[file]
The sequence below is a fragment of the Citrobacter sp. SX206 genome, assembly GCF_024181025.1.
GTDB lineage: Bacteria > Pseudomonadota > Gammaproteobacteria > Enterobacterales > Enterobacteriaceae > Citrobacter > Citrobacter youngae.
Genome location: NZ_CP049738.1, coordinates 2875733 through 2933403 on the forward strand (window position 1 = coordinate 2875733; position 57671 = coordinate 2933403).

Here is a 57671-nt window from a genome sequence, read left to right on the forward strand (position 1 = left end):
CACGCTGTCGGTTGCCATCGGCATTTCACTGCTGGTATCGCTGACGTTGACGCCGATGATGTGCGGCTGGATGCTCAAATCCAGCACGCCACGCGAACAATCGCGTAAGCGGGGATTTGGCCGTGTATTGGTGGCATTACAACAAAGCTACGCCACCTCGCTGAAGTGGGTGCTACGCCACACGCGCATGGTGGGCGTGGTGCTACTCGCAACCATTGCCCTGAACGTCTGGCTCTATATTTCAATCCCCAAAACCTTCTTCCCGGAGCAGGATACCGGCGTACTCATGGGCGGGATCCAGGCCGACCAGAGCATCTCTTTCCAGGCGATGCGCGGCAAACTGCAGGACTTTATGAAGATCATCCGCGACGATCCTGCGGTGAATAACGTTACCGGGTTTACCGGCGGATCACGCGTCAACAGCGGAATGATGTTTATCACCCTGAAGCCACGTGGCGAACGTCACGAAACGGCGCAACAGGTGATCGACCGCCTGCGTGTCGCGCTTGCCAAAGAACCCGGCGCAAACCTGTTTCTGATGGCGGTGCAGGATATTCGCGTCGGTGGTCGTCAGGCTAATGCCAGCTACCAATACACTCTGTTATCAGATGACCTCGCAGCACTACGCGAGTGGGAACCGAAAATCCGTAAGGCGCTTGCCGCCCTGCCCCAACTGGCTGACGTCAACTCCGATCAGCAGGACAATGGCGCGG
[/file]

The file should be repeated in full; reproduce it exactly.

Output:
The sequence below is a fragment of the Citrobacter sp. SX206 genome, assembly GCF_024181025.1.
GTDB lineage: Bacteria > Pseudomonadota > Gammaproteobacteria > Enterobacterales > Enterobacteriaceae > Citrobacter > Citrobacter youngae.
Genome location: NZ_CP049738.1, coordinates 2875733 through 2933403 on the forward strand (window position 1 = coordinate 2875733; position 57671 = coordinate 2933403).

Here is a 57671-nt window from a genome sequence, read left to right on the forward strand (position 1 = left end):
CACGCTGTCGGTTGCCATCGGCATTTCACTGCTGGTATCGCTGACGTTGACGCCGATGATGTGCGGCTGGATGCTCAAATCCAGCACGCCACGCGAACAATCGCGTAAGCGGGGATTTGGCCGTGTATTGGTGGCATTACAACAAAGCTACGCCACCTCGCTGAAGTGGGTGCTACGCCACACGCGCATGGTGGGCGTGGTGCTACTCGCAACCATTGCCCTGAACGTCTGGCTCTATATTTCAATCCCCAAAACCTTCTTCCCGGAGCAGGATACCGGCGTACTCATGGGCGGGATCCAGGCCGACCAGAGCATCTCTTTCCAGGCGATGCGCGGCAAACTGCAGGACTTTATGAAGATCATCCGCGACGATCCTGCGGTGAATAACGTTACCGGGTTTACCGGCGGATCACGCGTCAACAGCGGAATGATGTTTATCACCCTGAAGCCACGTGGCGAACGTCACGAAACGGCGCAACAGGTGATCGACCGCCTGCGTGTCGCGCTTGCCAAAGAACCCGGCGCAAACCTGTTTCTGATGGCGGTGCAGGATATTCGCGTCGGTGGTCGTCAGGCTAATGCCAGCTACCAATACACTCTGTTATCAGATGACCTCGCAGCACTACGCGAGTGGGAACCGAAAATCCGTAAGGCGCTTGCCGCCCTGCCCCAACTGGCTGACGTCAACTCCGATCAGCAGGACAATGGCGCGG